Dr. Chen is a board-certified, fellowship-trained specialist in oncology and hematology. He is also an Assistant Professor in the Division of Oncology in the Department of Medicine at Stanford University School of Medicine.
Dr. Chen delivers comprehensive, compassionate care for patients in need of early drug development clinical trials and patients with gastrointestinal cancers. As a researcher, he leads the early drug development group and studies how tumor heterogeneity limits the clinical benefit of anticancer therapies in order to accelerate development of novel therapeutic strategies. Dr. Chen’s work has appeared in the New England Journal of Medicine, JAMA, Journal of Clinical Oncology, Science Advances, Journal of Oncology Practice, and Health Services Research.
Dr. Chen attended Harvard College, where he graduated summa cum laude and Phi Beta Kappa in molecular biology. He went to medical school at Washington University in St. Louis on a full-tuition merit scholarship, graduating with Alpha Omega Alpha honors, and did his residency training in internal medicine at Massachusetts General Hospital and hematology/oncology fellowship in the combined Harvard Dana-Farber Cancer Institute/Massachusetts General Hospital program. As a fellow, he received the NIH T-32 Ruth L. Kirchstein-National Service Research Award in Cancer Biology for his work exploring the molecular structure of metastatic solid tumors.
Dr. Chen is a member of the American Society of Clinical Oncology and European Society for Medical Oncology. He is an associate member of the American Association for Cancer Research.
- Developmental Therapeutics
- GI Oncology
- Medical Oncology
Assistant Professor - University Medical Line, Medicine - Oncology
Clinical Director, Early Drug Development, Stanford Cancer Institute (2021 - Present)
Honors & Awards
Andrea Lynn Scott Memorial Research Fellowship, Cholangiocarcinoma Foundation (2021-2022)
FDA-AACR Oncology Education Fellow, FDA / AACR (2020-2021)
T32 Ruth L. Kirschstein-National Service Research Award in Cancer Biology, NIH (2018-2020)
Board Certification: American Board of Internal Medicine, Medical Oncology (2020)
Board Certification: American Board of Internal Medicine, Hematology (2020)
Board Certification, American Board of Internal Medicine, Medical Oncology (2020)
Fellowship: Dana Farber Cancer Institute Hematology Oncology Fellowship (2020) MA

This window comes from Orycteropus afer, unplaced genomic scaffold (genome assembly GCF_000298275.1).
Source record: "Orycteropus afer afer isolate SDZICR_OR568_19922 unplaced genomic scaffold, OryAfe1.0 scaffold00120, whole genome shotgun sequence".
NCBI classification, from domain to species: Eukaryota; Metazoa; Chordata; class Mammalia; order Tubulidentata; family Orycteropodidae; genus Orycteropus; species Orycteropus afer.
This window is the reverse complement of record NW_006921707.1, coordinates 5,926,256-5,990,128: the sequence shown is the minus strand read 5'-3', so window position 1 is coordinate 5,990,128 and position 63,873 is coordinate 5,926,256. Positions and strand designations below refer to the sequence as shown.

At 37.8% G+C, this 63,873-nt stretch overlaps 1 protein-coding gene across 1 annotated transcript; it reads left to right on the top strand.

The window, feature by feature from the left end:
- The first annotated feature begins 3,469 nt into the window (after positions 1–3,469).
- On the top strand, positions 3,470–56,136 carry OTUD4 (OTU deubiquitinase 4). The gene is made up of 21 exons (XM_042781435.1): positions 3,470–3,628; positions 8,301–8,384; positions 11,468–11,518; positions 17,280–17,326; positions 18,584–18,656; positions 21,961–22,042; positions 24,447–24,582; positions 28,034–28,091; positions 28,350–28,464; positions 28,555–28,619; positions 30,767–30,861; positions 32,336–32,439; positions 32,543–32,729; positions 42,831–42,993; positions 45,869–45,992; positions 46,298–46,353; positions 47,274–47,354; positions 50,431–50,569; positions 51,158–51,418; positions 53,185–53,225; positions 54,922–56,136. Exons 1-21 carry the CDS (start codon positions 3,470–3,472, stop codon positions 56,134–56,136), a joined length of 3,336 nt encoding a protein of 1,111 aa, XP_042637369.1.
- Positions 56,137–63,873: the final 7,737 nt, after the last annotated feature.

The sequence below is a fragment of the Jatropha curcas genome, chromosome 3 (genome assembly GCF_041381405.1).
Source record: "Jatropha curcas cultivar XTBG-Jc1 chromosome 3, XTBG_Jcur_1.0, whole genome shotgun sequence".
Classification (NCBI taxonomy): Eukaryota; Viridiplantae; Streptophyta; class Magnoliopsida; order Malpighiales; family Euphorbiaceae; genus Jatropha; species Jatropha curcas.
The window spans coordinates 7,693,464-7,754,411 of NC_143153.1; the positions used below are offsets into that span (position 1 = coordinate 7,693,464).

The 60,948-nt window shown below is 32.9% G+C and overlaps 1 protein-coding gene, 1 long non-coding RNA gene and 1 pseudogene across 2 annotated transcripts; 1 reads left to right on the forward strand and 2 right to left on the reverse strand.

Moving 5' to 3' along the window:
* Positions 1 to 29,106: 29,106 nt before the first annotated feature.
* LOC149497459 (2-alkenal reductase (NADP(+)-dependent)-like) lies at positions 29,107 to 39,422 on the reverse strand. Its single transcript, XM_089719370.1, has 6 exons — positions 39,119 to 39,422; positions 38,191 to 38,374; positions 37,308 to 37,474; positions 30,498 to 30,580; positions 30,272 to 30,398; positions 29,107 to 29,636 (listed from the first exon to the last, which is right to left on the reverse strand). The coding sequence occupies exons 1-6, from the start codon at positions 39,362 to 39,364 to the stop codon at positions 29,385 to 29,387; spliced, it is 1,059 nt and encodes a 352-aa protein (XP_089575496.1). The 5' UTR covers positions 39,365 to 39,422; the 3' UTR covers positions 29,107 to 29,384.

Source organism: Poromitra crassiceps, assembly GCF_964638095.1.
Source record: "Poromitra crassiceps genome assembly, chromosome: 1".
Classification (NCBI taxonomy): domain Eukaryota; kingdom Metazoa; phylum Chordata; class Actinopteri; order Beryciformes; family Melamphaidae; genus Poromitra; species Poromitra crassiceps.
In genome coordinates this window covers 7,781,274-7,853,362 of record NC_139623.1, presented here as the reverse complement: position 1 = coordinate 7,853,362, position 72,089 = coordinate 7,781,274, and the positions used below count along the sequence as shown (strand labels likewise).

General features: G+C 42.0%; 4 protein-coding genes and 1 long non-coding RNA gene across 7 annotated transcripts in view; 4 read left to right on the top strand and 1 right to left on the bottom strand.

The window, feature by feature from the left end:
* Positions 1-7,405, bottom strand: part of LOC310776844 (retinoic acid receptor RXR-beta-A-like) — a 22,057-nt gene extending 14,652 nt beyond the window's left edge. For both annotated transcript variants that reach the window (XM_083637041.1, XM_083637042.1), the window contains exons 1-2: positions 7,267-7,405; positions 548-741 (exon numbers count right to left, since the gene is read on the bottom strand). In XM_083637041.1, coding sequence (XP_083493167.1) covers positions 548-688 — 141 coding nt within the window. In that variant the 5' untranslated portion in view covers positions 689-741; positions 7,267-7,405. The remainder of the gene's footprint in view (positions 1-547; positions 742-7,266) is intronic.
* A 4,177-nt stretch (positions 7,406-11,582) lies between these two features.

Board Certification: American Board of Internal Medicine, Internal Medicine (2017)
Residency: Massachusetts General Hospital Internal Medicine Residency (2017) MA
Medical Education: Washington University in St Louis Registrar (2014) MO
BA, Harvard College, Molecular Biology, Economics, Health Policy (2010)
- Phase II trial of organ preservation program using short-course radiation and folfoxiri for rectal cancer (SHORT-FOX) LIPPINCOTT WILLIAMS & WILKINS. 2022
- Phase 1b/2, open-label, dose-escalation and expansion trial of tucatinib in combination with trastuzumab with and without oxaliplatin-based chemotherapy or pembrolizumab in patients with unresectable or metastatic HER2+gastrointestinal cancers (trial in progress) LIPPINCOTT WILLIAMS & WILKINS. 2022
- Paving a pathway for drug development in HER2-positive biliary tract cancer. The Lancet. Oncology 2021; 22 (9): 1204-1206
- A phase 1b, open-label, dose-escalation study to evaluate camidanlumab tesirine (Cami) as monotherapy in patients (pts) with advanced solid tumors. LIPPINCOTT WILLIAMS & WILKINS. 2021
- Case 8-2021: A 34-Year-Old Woman with Cholangiocarcinoma. The New England journal of medicine 2021; 384 (11): 1054–64
Cell-free DNA captures tumor heterogeneity and driver alterations in rapid autopsies with pre-treated metastatic cancer.
2021; 12 (1): 3199
In patients with metastatic cancer, spatial heterogeneity of somatic alterations may lead to incomplete assessment of a cancer's mutational profile when analyzing a single tumor biopsy. In this study, we perform sequencing of cell-free DNA (cfDNA) and distinct metastatic tissue samples from ten rapid autopsy cases with pre-treated metastatic cancer. We show that levels of heterogeneity in genetic biomarkers vary between patients but that gene expression signatures representative of the tumor microenvironment are more consistent. Across nine patients with plasma samples available, we are able to detect 62/62 truncal and 47/121 non-truncal point mutations in cfDNA. We observe that mutation clonality in cfDNA is correlated with the number of metastatic lesions in which the mutation is detected and use this result to derive a clonality threshold to classify truncal and non-truncal driver alterations with reasonable specificity. In contrast, mutation truncality is more often incorrectly assigned when studying single tissue samples. Our results demonstrate the utility of a single cfDNA sample relative to that of single tissue samples when treating patients with metastatic cancer.